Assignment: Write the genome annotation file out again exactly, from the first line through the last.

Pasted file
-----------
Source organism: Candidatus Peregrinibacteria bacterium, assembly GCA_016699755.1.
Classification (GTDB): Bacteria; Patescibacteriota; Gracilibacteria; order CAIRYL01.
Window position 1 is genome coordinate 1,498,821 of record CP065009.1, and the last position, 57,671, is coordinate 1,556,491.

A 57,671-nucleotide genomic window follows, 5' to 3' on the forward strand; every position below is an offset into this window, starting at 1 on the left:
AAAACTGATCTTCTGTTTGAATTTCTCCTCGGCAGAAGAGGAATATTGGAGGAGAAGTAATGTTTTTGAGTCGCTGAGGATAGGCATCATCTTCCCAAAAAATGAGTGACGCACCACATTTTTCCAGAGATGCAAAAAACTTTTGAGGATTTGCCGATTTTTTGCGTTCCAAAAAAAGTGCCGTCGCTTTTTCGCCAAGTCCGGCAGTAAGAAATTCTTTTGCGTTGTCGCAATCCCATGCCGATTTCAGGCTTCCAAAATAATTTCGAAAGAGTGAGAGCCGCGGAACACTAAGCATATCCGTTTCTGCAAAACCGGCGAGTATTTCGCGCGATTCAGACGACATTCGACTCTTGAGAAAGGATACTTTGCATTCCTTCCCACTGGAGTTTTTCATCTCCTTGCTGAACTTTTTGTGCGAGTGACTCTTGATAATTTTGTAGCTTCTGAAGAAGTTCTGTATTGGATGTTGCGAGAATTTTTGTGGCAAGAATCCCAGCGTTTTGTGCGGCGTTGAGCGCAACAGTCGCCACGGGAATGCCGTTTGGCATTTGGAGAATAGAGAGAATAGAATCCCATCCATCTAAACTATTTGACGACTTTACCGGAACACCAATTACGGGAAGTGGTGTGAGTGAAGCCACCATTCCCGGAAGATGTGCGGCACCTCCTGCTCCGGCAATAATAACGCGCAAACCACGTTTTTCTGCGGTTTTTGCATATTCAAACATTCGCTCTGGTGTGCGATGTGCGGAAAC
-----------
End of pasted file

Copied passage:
Source organism: Candidatus Peregrinibacteria bacterium, assembly GCA_016699755.1.
Classification (GTDB): Bacteria; Patescibacteriota; Gracilibacteria; order CAIRYL01.
Window position 1 is genome coordinate 1,498,821 of record CP065009.1, and the last position, 57,671, is coordinate 1,556,491.

A 57,671-nucleotide genomic window follows, 5' to 3' on the forward strand; every position below is an offset into this window, starting at 1 on the left:
AAAACTGATCTTCTGTTTGAATTTCTCCTCGGCAGAAGAGGAATATTGGAGGAGAAGTAATGTTTTTGAGTCGCTGAGGATAGGCATCATCTTCCCAAAAAATGAGTGACGCACCACATTTTTCCAGAGATGCAAAAAACTTTTGAGGATTTGCCGATTTTTTGCGTTCCAAAAAAAGTGCCGTCGCTTTTTCGCCAAGTCCGGCAGTAAGAAATTCTTTTGCGTTGTCGCAATCCCATGCCGATTTCAGGCTTCCAAAATAATTTCGAAAGAGTGAGAGCCGCGGAACACTAAGCATATCCGTTTCTGCAAAACCGGCGAGTATTTCGCGCGATTCAGACGACATTCGACTCTTGAGAAAGGATACTTTGCATTCCTTCCCACTGGAGTTTTTCATCTCCTTGCTGAACTTTTTGTGCGAGTGACTCTTGATAATTTTGTAGCTTCTGAAGAAGTTCTGTATTGGATGTTGCGAGAATTTTTGTGGCAAGAATCCCAGCGTTTTGTGCGGCGTTGAGCGCAACAGTCGCCACGGGAATGCCGTTTGGCATTTGGAGAATAGAGAGAATAGAATCCCATCCATCTAAACTATTTGACGACTTTACCGGAACACCAATTACGGGAAGTGGTGTGAGTGAAGCCACCATTCCCGGAAGATGTGCGGCACCTCCTGCTCCGGCAATAATAACGCGCAAACCACGTTTTTCTGCGGTTTTTGCATATTCAAACATTCGCTCTGGTGTGCGATGTGCGGAAAC